Monday, January 29, 2007
if you're a wizard, why do you wear glasses:
Can someone explain to me why the term "Democrat Party" is a slur? I recognize that it sounds grating, and agree that it's probably intended to be demeaning. But... why should it be? Help.
--Spencer Ackerman
Agree, I have wondered this since the beginning. I suppose it is a subtle way of implying that the Democratic party isn't democratic, so they use the noun form instead of the adjective. Seems silly to me, but what do I know?
Blogger DP | 1:06 PM

The idea in the 1930s was that the Democrats were allied with the big-city political machines which were purportedly undemocratic. Later Sen. McCarthy used it to imply that Democrats were opposed to democracy by reason of a secret alliance with totalitarian Communism. Its usage now is vestigial; it's essentially code to remind the Republican base that we all are supposed to hate the treasonous Democrat Party.

(Similarly, for a long time after the 1930s, Republicans used to "slip" and pronounce FDR's last name "Rosenfeld" as a nod to the America First-wing of the party. That particular epithet seems to have gone by the boards, however.)
Blogger alkali | 1:17 PM

Fairly interesting piece from The New Yorker about this issue

Hertzberg
or if that doesn't work here's the naked URL
http://www.newyorker.com/talk/content/articles/060807ta_talk_hertzberg

Excerpts:
"Aesthetic judgments are subjective, of course, but “Democrat Party” is jarring verging on ugly. It fairly screams “rat.” At a slightly higher level of sophistication, it’s an attempt to deny the enemy the positive connotations of its chosen appellation."

....

"Luntz, who road-tested the adjectival use of “Democrat” with a focus group in 2001, has concluded that the only people who really dislike it are highly partisan adherents of the—how you say?—Democratic Party. “Those two letters actually do matter,” Luntz said the other day. He added that he recently finished writing a book—it’s entitled “Words That Work”—and has been diligently going through the galley proofs taking out the hundreds of “ic”s that his copy editor, one of those partisan Dems, had stuck in."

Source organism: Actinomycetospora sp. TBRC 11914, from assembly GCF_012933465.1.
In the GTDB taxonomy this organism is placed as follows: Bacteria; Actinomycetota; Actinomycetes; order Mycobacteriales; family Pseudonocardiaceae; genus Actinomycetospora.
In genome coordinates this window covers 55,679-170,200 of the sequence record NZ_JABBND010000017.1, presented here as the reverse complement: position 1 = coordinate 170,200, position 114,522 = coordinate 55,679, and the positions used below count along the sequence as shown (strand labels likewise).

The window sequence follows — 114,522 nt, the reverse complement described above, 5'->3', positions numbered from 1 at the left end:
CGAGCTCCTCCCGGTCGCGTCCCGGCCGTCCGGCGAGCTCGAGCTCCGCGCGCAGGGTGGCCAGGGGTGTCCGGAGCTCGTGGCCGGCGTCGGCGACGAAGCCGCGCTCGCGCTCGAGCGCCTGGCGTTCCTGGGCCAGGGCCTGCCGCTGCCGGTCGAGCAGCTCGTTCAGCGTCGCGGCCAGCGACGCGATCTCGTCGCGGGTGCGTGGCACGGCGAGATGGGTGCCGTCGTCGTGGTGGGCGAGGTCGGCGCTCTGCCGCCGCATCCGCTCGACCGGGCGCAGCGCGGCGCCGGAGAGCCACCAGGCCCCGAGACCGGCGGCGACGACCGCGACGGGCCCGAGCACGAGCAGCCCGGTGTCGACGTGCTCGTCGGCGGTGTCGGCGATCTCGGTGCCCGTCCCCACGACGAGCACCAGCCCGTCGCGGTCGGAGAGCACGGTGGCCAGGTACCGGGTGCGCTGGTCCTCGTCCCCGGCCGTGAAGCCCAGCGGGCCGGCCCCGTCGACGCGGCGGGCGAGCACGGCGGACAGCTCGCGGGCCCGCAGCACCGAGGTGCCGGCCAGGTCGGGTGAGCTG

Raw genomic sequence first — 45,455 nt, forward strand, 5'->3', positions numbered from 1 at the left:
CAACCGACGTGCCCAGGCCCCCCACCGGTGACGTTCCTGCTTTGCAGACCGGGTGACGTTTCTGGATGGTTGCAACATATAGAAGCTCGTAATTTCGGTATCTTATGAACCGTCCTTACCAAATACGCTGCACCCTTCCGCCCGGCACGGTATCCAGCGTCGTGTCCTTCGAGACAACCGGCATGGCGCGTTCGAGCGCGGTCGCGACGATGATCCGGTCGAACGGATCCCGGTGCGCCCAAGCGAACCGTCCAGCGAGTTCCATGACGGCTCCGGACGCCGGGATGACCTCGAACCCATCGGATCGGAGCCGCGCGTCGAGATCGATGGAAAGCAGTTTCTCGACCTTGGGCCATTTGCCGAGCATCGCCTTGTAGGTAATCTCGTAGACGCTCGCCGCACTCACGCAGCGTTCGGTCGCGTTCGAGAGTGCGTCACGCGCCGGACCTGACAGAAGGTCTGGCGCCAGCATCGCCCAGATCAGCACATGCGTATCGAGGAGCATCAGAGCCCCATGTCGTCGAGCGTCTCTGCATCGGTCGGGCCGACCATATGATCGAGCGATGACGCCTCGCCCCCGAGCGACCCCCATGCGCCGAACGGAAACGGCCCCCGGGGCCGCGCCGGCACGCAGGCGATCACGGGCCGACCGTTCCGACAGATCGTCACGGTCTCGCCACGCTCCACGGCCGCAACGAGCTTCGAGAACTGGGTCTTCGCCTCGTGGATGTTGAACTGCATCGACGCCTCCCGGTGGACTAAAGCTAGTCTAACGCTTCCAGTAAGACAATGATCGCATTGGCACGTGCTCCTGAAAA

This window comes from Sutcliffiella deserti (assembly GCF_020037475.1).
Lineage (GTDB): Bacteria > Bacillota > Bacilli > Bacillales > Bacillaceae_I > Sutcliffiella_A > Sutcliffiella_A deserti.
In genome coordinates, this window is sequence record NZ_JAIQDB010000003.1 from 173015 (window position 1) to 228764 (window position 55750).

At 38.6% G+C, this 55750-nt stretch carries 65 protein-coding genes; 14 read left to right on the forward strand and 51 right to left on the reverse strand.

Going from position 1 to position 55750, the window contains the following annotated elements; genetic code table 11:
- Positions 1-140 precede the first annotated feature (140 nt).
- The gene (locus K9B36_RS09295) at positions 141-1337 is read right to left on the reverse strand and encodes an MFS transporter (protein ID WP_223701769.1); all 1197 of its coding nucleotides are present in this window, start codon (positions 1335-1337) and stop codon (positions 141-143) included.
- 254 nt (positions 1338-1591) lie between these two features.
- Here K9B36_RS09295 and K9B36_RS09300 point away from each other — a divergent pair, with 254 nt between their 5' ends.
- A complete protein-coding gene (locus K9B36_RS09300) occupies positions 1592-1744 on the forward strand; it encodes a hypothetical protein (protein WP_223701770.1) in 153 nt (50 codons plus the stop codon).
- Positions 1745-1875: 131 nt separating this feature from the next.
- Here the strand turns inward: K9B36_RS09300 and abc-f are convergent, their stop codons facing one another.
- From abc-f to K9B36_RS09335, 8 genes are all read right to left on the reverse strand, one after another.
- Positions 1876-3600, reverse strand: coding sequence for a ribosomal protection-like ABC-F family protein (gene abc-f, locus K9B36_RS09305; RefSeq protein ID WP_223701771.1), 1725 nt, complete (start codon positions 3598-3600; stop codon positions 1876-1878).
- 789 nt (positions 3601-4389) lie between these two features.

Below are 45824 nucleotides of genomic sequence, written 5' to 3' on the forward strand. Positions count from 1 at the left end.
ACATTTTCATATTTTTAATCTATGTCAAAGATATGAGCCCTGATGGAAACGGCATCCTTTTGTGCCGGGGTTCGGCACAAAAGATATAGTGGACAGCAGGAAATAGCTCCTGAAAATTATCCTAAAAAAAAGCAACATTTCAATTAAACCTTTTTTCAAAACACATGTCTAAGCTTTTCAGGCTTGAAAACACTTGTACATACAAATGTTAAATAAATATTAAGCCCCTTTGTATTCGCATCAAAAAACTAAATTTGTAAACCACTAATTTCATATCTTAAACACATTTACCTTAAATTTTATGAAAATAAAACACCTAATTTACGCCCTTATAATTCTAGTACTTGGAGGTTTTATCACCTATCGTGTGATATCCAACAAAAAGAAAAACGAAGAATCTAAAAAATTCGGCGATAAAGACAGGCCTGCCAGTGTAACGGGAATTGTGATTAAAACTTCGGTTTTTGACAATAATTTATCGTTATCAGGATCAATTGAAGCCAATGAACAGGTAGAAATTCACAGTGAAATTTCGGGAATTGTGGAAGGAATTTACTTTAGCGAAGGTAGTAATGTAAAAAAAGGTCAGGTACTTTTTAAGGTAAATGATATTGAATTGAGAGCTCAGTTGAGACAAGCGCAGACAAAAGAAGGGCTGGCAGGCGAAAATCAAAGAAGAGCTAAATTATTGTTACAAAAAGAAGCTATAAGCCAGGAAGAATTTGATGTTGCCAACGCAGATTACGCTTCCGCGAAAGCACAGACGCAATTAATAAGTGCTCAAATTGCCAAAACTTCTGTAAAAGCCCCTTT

Whole the read thing.
Blogger riffle | 1:19 PM

oh man, it makes my skin crawl. it's always said glibly and with contempt. It makes me wanna punch the motherfucker saying it. fucking bush at the sotu saying it was a new low. that guy is too stupid to even know he's an asshole. I hate that shit. Fucking say my name.
Blogger Chris M. | 1:36 PM

Partially, what's already been said.

But also, say that your name was Mike, or Michael, and you hated being called Mikey, and you told anyone who called you Mikey to not call you Mikey, and this one group of assholes kept calling you Mikey.

(Also, it's grating that its soooo banally stupid, but those who use it find it to be the height of wit.)
Blogger Pooh | 7:46 PM

Similar to what pooh said, let's everyone call the author of this blog "Spence" incessantly, and see if he figures it out.

Know what I mean, Spence?
Blogger Swopa | 8:42 PM

Umm, Spence, Pooh has it right.
Blogger dell | 9:59 PM

The parallel that alwyas leapt to my mind was using "Jew" as an adjective instead of "Jewish." For example, "That Jew lawyer."

I have heard conservatives say they use it as some sort of criticism of (undemocratic, natch) judicial activism.
Blogger Trevor | 6:07 AM

My two cents.
Blogger Steve M. | 12:44 PM

The answer to your question is that it's a slur because the people who use it that way intend it as a slur.

From the Los Angeles Times:

"It's a long-standing intentional partisan political slight," said Daniel Weiss, chief of staff to Rep. George Miller (D-Martinez). "It's kind of like flashing colors in a gang. It's code. It says, 'I'm one of you, I'm a right-wing conservative.' "

And experts on political locution say it's a deliberate, if ungrammatical, linguistic strategy.

"The word 'democratic' has such positive emotional valence … so they politicize it to use it as a term to describe a group of political rivals," said Roderick P. Hart, a professor of communications and government at the University of Texas in Austin.


Even such an intellectual lightweight as Rush Limbaugh acknowledges that he uses the word "Democrat" as an adjective to deny Democrats the positive connotation of the word "democratic." It's an insult because they are trying to insult us.
Blogger UncommonSense | 2:24 PM

i have no idea if this is true, but it seems to me like saying 'democrat' has a subliminal effect as well as an overtly grating effect, since the last syllable is RAT, famously used in a bush ad from 2000. actually, then it was RATS.
Blogger Marc | 6:34 PM